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• TDT4171 Artificial Intelligence Methods Lecture 3 & 4 – Probabilistic Reasoning Over Time

Norwegian University of Science and Technology

Helge Langseth IT-VEST 310

1 TDT4171 Artificial Intelligence Methods

• Outline

1 Leftovers from last time Inference

2 Probabilistic Reasoning over Time Set-up Basic speech recognition Inference: Filtering, prediction, smoothing Inference for Hidden Markov models Kalman Filters Dynamic Bayesian networks Summary

3 Speech recognition Speech as probabilistic inference Speech sounds Word sequences

2 TDT4171 Artificial Intelligence Methods

• Leftovers from last time

Summary from last time

Bayes nets provide a natural representation for (causally induced) conditional independence

Topology + CPTs = compact representation of joint distribution

Generally easy to construct – also for non-experts

Canonical distributions (e.g., noisy-OR) = compact representation of CPTs

Announcements

The first assignment due next Friday

Deliver it using It’s Learning

There will be no lecture next week!

3 TDT4171 Artificial Intelligence Methods

• Leftovers from last time Inference

Simple queries: compute posterior marginal P(Xi|E= e), e.g., P (NoGas|Gauge= empty, Lights= on, Starts= false)

Conjunctive queries: P(Xi,Xj |E= e) = P(Xi|E= e)P(Xj |Xi,E= e)

Optimal decisions: decision networks include utility information; probabilistic inference required for P (outcome|action, evidence)

Value of information: which evidence to seek next?

Sensitivity analysis: which probability values are most critical?

Explanation: why do I need a new starter motor?

4 TDT4171 Artificial Intelligence Methods

• Leftovers from last time Inference

Inference tasks – Inference by enumeration

Slightly intelligent way to sum out variables from the joint without actually constructing its explicit representation.

Simple query on the burglary network:

P(B|j,m) = P(B, j,m)/P (j,m) = αP(B, j,m)

= α Σe Σa P(B, e, a, j,m)

B E

J

A

M Rewrite full joint entries using product of CPT entries:

P(B|j,m) = ΣeΣaP(B)P (e)P(a|B, e)P (j|a)P (m|a)

Recursive depth-first enumeration: O(n) space, O(n · dn) time

5 TDT4171 Artificial Intelligence Methods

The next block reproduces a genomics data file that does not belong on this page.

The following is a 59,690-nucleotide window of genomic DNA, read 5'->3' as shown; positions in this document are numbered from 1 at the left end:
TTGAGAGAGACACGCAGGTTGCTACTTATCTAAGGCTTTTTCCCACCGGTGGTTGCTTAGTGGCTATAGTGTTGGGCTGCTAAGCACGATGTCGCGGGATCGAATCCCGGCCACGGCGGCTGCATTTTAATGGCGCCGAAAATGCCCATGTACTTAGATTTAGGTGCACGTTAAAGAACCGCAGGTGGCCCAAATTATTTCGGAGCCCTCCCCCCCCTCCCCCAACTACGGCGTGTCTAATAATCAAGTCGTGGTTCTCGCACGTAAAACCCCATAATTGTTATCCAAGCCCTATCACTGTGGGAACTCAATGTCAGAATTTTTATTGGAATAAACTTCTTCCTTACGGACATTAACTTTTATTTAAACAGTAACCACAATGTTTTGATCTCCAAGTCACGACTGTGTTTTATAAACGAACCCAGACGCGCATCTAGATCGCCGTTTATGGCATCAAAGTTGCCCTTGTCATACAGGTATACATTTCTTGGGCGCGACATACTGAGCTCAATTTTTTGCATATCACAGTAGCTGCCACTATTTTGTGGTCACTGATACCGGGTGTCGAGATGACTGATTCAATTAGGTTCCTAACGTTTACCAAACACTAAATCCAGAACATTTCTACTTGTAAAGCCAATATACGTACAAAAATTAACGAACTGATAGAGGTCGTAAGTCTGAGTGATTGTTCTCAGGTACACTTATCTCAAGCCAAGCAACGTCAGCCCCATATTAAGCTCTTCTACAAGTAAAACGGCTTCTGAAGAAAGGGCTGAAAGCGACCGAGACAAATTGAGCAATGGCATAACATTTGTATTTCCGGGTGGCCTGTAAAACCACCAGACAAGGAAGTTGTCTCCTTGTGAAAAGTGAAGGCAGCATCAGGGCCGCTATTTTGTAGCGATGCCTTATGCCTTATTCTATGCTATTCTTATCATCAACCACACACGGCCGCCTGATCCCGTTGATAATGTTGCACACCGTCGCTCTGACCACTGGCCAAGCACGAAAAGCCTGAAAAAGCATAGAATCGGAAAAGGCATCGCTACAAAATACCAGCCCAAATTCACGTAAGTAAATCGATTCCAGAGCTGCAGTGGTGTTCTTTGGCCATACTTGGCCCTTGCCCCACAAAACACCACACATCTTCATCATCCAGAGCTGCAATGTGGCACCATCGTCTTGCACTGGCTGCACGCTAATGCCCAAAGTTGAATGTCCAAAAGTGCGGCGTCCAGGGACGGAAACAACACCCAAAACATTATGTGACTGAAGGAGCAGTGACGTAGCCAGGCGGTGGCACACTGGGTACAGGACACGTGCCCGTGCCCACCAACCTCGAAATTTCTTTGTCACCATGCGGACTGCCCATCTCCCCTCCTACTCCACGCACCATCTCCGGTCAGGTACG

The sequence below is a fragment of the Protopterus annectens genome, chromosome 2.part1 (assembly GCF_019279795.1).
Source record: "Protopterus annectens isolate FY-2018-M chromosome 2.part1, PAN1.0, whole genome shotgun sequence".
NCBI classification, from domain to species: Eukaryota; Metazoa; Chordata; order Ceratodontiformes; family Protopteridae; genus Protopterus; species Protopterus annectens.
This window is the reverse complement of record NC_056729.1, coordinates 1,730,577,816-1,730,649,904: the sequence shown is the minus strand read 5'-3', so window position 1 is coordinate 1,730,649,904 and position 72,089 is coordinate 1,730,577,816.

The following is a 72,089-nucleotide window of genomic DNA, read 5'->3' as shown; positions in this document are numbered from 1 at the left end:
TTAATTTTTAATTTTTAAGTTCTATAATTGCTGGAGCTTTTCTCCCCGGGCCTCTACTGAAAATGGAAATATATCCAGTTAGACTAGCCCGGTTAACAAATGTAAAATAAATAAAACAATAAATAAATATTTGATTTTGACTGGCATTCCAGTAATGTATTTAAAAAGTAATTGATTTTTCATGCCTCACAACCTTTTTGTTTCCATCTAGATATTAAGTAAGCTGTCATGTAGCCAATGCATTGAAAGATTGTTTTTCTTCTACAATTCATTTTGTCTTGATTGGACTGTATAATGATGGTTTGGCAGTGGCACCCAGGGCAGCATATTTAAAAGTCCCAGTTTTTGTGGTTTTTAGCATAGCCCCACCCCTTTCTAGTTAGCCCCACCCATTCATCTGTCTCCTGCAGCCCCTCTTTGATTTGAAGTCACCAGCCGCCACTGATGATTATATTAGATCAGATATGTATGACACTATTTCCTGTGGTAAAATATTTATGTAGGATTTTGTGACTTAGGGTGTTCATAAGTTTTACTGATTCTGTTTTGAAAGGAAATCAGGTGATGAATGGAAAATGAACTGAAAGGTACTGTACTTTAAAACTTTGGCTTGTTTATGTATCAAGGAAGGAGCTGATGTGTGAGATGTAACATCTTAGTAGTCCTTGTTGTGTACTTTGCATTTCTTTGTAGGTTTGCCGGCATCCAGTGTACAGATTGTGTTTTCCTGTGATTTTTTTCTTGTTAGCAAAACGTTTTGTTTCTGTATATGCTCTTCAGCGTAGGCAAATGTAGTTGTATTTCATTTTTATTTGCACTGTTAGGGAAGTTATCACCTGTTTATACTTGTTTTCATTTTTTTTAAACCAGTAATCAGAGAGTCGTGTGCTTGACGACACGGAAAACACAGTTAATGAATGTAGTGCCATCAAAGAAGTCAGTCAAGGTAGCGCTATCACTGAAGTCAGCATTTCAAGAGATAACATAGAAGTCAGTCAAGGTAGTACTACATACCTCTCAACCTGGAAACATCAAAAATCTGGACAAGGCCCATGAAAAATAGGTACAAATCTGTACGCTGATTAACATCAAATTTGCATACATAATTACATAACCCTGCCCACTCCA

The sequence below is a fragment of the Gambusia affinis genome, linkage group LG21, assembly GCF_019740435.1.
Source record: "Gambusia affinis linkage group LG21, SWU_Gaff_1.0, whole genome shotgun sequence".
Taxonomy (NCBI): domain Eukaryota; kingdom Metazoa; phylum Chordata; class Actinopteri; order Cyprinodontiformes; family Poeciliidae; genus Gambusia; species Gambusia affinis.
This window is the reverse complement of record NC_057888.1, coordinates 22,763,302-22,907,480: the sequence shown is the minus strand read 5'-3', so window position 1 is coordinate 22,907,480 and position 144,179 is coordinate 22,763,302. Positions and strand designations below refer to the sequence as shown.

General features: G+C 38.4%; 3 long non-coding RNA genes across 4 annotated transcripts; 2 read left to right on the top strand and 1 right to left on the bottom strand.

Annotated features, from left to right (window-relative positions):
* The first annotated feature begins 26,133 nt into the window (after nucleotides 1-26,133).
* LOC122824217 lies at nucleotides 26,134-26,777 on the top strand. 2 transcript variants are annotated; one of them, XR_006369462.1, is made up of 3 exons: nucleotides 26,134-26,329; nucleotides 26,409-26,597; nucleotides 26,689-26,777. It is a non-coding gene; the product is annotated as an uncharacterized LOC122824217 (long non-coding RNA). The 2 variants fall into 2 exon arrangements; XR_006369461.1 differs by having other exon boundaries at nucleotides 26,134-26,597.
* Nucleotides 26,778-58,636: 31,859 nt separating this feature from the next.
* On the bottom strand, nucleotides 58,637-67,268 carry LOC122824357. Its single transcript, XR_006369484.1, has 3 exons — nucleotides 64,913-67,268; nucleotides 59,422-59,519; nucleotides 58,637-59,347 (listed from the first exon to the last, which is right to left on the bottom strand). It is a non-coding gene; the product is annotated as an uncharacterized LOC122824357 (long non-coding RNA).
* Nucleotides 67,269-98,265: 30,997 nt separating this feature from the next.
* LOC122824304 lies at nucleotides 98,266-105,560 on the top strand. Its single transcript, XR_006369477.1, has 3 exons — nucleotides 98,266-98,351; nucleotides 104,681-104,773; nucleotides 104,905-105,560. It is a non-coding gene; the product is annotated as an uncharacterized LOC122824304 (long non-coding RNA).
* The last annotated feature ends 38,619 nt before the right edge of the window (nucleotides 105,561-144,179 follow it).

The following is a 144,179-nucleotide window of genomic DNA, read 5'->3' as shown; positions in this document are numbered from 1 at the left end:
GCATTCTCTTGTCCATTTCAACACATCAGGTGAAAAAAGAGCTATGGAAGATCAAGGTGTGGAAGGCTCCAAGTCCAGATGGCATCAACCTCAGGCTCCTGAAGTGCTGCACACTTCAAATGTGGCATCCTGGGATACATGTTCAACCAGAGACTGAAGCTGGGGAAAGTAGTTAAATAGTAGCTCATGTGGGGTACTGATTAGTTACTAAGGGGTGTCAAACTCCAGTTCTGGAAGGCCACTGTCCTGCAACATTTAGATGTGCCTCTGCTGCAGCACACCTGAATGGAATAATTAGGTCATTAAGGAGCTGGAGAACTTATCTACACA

• Leftovers from last time Inference

Inference tasks – Inference by enumeration

Slightly intelligent way to sum out variables from the joint without actually constructing its explicit representation.

Simple query on the burglary network:

P(B|j,m) = P(B, j,m)/P (j,m) = αP(B, j,m)

= α Σe Σa P(B, e, a, j,m)

B E

J

A

M Rewrite full joint entries using product of CPT entries:

P(B|j,m) = ΣeΣaP(B)P (e)P(a|B, e)P (j|a)P (m|a) = αP(B) ΣeP (e)Σa P(a|B, e)P (j|a)P (m|a)

Recursive depth-first enumeration: O(n) space, O(dn) time

5 TDT4171 Artificial Intelligence Methods

• Leftovers from last time Inference

Enumeration algorithm

function Enumeration-Ask(X,e,bn) returns distr. over X inputs: X, the query variable

e, observed values for variables E bn, a Bayesian network with variables {X } ∪ E ∪ Y

Q(X )← a distribution over X, initially empty for each value xi of X do

extend e with value xi for X Q(xi)←Enum-All(Vars[bn],e)

return Normalize(Q(X ))

function Enum-All(vars,e) returns a real number if Empty?(vars) then return 1.0 Y←First(vars) if Y has value y in e

then return P (y|Pa(Y )) ×Enum-All(Rest(vars),e) else return

y P (y|Pa(Y ))×Enum-All(Rest(vars),ey) where ey is e extended with Y = y

6 TDT4171 Artificial Intelligence Methods

• Leftovers from last time Inference

Evaluation tree

P(j|a) .90

P(m|a) .70 .01

P(m| a)

.05 P(j| a) P(j|a)

.90

P(m|a) .70 .01

P(m| a)

.05 P(j| a)

P(b) .001

P(e) .002

P( e) .998

P(a|b,e) .95 .06

P( a|b, e) .05 P( a|b,e)

.94 P(a|b, e)

Enumeration is inefficient, as we have repeated computation of e.g., P (j|a)P (m|a) for each value of e. ⇒ Nice to know that better methods are available. . .

7 TDT4171 Artificial Intelligence Methods

• Leftovers from last time Inference

Summary of Chapter 14

Bayes nets provide a natural representation for (causally induced) conditional independence

Topology + CPTs = compact representation of joint

Generally easy to construct – also for non-experts

Canonical distributions (e.g., noisy-OR) = compact representation of CPTs